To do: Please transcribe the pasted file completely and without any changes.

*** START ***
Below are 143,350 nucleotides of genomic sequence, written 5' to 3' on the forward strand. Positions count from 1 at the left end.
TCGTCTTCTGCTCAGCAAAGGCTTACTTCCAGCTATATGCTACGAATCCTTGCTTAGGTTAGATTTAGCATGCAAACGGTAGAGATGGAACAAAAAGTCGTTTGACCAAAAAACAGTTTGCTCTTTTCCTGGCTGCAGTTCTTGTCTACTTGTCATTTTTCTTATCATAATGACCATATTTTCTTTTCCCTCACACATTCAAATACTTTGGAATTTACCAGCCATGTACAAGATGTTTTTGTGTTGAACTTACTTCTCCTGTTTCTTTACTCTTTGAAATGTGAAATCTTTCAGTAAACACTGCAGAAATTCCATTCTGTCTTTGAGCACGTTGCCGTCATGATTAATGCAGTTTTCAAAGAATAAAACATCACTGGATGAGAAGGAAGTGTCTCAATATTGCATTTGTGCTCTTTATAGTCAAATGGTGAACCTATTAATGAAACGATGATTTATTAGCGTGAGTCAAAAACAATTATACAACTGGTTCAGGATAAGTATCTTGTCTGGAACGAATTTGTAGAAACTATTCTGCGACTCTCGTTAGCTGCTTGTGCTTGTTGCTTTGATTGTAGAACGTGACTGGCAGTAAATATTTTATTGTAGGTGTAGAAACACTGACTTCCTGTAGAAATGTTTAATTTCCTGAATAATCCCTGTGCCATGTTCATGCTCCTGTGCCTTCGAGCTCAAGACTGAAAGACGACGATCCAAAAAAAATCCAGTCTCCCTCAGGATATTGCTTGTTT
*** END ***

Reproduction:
Below are 143,350 nucleotides of genomic sequence, written 5' to 3' on the forward strand. Positions count from 1 at the left end.
TCGTCTTCTGCTCAGCAAAGGCTTACTTCCAGCTATATGCTACGAATCCTTGCTTAGGTTAGATTTAGCATGCAAACGGTAGAGATGGAACAAAAAGTCGTTTGACCAAAAAACAGTTTGCTCTTTTCCTGGCTGCAGTTCTTGTCTACTTGTCATTTTTCTTATCATAATGACCATATTTTCTTTTCCCTCACACATTCAAATACTTTGGAATTTACCAGCCATGTACAAGATGTTTTTGTGTTGAACTTACTTCTCCTGTTTCTTTACTCTTTGAAATGTGAAATCTTTCAGTAAACACTGCAGAAATTCCATTCTGTCTTTGAGCACGTTGCCGTCATGATTAATGCAGTTTTCAAAGAATAAAACATCACTGGATGAGAAGGAAGTGTCTCAATATTGCATTTGTGCTCTTTATAGTCAAATGGTGAACCTATTAATGAAACGATGATTTATTAGCGTGAGTCAAAAACAATTATACAACTGGTTCAGGATAAGTATCTTGTCTGGAACGAATTTGTAGAAACTATTCTGCGACTCTCGTTAGCTGCTTGTGCTTGTTGCTTTGATTGTAGAACGTGACTGGCAGTAAATATTTTATTGTAGGTGTAGAAACACTGACTTCCTGTAGAAATGTTTAATTTCCTGAATAATCCCTGTGCCATGTTCATGCTCCTGTGCCTTCGAGCTCAAGACTGAAAGACGACGATCCAAAAAAAATCCAGTCTCCCTCAGGATATTGCTTGTTT